I recently watched a thought-provoking documentary called 25 Percent. The purpose of the documentary was to address the underrepresentation of women in political seats, across municipal, provincial, and federal tables. The United Nations set a minimum standard for engagement of women in democracy at 30% and unfortunately Canada stands at 25% across all three levels. To examine why Canadian politics has yet to achieve this minimum standard of gender equality and to discuss some steps that could be taken to ensure that all Canadians are represented in our democracy, the documentary featured the opinions of veteran and new politicians from various political ideologies, and engaged community leaders, academics, as well as young activists.
Although my initial impressions of the documentary were positive, after further reflection I realized that there was an integral aspect of Canadian society that was notably absent from the film. Specifically, the documentary had no consistent representations of racialized women. I watched the documentary again to see if my conclusion was correct and unfortunately it was. Amongst the group of older speakers there was only one woman of color that had a speaking roles, Liz Akano a Vice Principal working in the Thames Valley District School Board. In fairness, the documentary did feature quotes from former Governor General Michelle Jean and Rosemary Brown the First Black Woman elected to parliament. Amongst the participants of the Head Start Change Camp, young girls in the 16-24 age bracket, I was pleased to note that there were more young women of color with prominent speaking roles.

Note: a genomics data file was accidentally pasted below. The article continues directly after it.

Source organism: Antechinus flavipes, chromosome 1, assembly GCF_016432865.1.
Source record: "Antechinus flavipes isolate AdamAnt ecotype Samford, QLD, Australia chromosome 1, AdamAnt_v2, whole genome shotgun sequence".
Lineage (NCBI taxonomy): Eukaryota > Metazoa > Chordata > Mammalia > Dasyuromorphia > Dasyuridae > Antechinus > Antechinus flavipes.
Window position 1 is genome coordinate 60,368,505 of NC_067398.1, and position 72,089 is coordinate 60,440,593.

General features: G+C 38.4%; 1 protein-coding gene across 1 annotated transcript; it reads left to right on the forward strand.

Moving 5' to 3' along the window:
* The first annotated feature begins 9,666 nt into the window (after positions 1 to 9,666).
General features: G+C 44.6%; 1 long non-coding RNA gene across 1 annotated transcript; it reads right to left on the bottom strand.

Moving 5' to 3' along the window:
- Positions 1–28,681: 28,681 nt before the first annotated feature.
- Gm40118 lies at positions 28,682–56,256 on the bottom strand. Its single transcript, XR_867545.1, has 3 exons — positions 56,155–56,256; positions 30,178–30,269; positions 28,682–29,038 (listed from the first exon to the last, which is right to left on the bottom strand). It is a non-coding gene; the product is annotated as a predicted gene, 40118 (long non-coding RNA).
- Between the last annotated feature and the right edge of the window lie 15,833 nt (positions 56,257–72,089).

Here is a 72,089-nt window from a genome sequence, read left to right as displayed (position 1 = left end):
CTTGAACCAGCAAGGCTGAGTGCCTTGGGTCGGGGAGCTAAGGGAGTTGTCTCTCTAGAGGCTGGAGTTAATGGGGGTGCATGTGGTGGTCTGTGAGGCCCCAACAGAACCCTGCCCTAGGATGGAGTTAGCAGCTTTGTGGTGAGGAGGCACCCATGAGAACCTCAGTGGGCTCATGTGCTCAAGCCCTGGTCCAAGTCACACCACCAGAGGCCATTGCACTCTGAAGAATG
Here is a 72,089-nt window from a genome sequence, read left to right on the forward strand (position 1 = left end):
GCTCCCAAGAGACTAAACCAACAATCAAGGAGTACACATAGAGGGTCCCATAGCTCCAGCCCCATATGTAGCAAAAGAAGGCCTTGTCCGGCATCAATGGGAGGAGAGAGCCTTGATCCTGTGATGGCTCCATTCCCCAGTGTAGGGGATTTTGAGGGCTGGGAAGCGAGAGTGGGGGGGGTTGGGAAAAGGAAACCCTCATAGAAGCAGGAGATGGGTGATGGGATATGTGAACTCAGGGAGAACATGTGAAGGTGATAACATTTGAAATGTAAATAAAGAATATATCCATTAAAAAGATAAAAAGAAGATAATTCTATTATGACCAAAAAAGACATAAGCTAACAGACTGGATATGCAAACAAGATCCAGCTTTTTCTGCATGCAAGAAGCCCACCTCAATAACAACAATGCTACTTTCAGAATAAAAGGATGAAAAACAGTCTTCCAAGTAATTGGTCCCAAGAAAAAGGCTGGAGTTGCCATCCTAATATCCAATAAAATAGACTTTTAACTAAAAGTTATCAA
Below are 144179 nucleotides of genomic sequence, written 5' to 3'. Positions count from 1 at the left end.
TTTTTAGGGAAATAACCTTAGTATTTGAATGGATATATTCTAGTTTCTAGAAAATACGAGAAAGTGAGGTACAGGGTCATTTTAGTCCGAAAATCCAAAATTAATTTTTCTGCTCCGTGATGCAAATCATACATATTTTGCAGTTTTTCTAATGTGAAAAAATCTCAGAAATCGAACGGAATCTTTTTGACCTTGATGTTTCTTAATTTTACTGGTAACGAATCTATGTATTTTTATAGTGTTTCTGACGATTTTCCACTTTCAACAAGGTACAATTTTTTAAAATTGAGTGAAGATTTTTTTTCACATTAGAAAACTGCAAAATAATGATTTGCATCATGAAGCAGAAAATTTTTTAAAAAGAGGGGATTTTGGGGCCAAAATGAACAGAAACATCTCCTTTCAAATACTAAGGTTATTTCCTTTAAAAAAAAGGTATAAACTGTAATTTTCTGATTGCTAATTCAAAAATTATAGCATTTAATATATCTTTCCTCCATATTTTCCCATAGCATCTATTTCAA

My goal is not to belittle the months of planning and hard work that went into crafting the film. However, for a documentary that stresses the importance of having a diversity of viewpoints, I was disappointed by the inadequate representation of racialized women. Considering that since 1981, the proportion of women of color in Canada has consistently increased, as of 2011 they constitute 20% of the countries population, the equal representation of visible minority women is crucial in any piece of art that highlights aspects of Canadian culture that need to be improved. When thinking about the documentary I could not help but recall my mother excitedly calling me downstairs to watch the swearing in of Michelle Jean, the first black Governor General of Canada. I was only 13 at the time and did not understand the enormity of having someone like me, an immigrant woman of color, occupying a prominent position in Canadian politics. Nearly 10 years later, I now understand why my mom eagerly sent me news clippings of Michelle Jean during her 5 years as Governor General. It is my hope that future documentaries, which highlight the need for greater diversity in government, will feature more visible minority women in prominent speaking roles.
Aramide is a student at Western University studying political sciences.